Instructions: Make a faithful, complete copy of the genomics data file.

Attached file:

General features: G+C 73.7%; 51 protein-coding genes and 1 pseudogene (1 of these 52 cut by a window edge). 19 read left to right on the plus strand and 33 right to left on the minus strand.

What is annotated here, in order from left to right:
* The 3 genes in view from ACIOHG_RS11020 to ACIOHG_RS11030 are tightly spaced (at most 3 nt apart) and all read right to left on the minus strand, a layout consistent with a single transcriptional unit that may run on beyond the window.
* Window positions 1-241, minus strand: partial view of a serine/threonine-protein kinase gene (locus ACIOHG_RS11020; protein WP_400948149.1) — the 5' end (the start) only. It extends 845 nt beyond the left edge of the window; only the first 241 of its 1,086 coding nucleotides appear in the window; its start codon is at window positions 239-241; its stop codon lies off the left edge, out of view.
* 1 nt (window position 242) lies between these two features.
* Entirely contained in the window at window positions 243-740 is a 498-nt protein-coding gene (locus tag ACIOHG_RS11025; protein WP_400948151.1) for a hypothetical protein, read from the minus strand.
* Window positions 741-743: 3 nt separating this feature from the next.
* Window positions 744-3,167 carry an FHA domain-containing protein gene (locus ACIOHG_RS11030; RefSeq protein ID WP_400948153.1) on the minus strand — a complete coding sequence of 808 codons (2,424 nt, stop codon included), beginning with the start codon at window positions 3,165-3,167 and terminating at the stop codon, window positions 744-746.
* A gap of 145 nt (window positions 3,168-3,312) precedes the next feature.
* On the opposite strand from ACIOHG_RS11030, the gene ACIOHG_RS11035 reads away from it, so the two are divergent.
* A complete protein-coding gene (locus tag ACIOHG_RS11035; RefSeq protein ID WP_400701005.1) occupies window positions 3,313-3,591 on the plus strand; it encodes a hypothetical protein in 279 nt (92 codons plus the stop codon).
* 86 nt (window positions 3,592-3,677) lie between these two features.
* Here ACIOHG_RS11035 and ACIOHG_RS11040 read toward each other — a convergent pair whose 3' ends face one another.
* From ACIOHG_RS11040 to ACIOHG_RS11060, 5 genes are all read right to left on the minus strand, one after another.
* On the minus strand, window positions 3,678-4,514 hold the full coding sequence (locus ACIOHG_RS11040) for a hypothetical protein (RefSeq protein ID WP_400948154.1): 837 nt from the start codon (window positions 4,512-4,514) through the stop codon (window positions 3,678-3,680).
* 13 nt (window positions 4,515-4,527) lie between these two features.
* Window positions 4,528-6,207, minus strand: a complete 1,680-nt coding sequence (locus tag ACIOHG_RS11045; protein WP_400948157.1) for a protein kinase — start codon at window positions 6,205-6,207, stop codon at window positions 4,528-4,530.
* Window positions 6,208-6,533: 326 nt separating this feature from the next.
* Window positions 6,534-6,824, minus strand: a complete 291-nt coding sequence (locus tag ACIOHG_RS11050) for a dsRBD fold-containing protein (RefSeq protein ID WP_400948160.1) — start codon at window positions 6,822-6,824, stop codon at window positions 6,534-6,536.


General features: G+C 73.7%; 51 protein-coding genes and 1 pseudogene (1 of these 52 cut by a window edge). 19 read left to right on the plus strand and 33 right to left on the minus strand.

What is annotated here, in order from left to right:
* The 3 genes in view from ACIOHG_RS11020 to ACIOHG_RS11030 are tightly spaced (at most 3 nt apart) and all read right to left on the minus strand, a layout consistent with a single transcriptional unit that may run on beyond the window.
* Window positions 1-241, minus strand: partial view of a serine/threonine-protein kinase gene (locus ACIOHG_RS11020; protein WP_400948149.1) — the 5' end (the start) only. It extends 845 nt beyond the left edge of the window; only the first 241 of its 1,086 coding nucleotides appear in the window; its start codon is at window positions 239-241; its stop codon lies off the left edge, out of view.
* 1 nt (window position 242) lies between these two features.
* Entirely contained in the window at window positions 243-740 is a 498-nt protein-coding gene (locus tag ACIOHG_RS11025; protein WP_400948151.1) for a hypothetical protein, read from the minus strand.
* Window positions 741-743: 3 nt separating this feature from the next.
* Window positions 744-3,167 carry an FHA domain-containing protein gene (locus ACIOHG_RS11030; RefSeq protein ID WP_400948153.1) on the minus strand — a complete coding sequence of 808 codons (2,424 nt, stop codon included), beginning with the start codon at window positions 3,165-3,167 and terminating at the stop codon, window positions 744-746.
* A gap of 145 nt (window positions 3,168-3,312) precedes the next feature.
* On the opposite strand from ACIOHG_RS11030, the gene ACIOHG_RS11035 reads away from it, so the two are divergent.
* A complete protein-coding gene (locus tag ACIOHG_RS11035; RefSeq protein ID WP_400701005.1) occupies window positions 3,313-3,591 on the plus strand; it encodes a hypothetical protein in 279 nt (92 codons plus the stop codon).
* 86 nt (window positions 3,592-3,677) lie between these two features.
* Here ACIOHG_RS11035 and ACIOHG_RS11040 read toward each other — a convergent pair whose 3' ends face one another.
* From ACIOHG_RS11040 to ACIOHG_RS11060, 5 genes are all read right to left on the minus strand, one after another.
* On the minus strand, window positions 3,678-4,514 hold the full coding sequence (locus ACIOHG_RS11040) for a hypothetical protein (RefSeq protein ID WP_400948154.1): 837 nt from the start codon (window positions 4,512-4,514) through the stop codon (window positions 3,678-3,680).
* 13 nt (window positions 4,515-4,527) lie between these two features.
* Window positions 4,528-6,207, minus strand: a complete 1,680-nt coding sequence (locus tag ACIOHG_RS11045; protein WP_400948157.1) for a protein kinase — start codon at window positions 6,205-6,207, stop codon at window positions 4,528-4,530.
* Window positions 6,208-6,533: 326 nt separating this feature from the next.
* Window positions 6,534-6,824, minus strand: a complete 291-nt coding sequence (locus tag ACIOHG_RS11050) for a dsRBD fold-containing protein (RefSeq protein ID WP_400948160.1) — start codon at window positions 6,822-6,824, stop codon at window positions 6,534-6,536.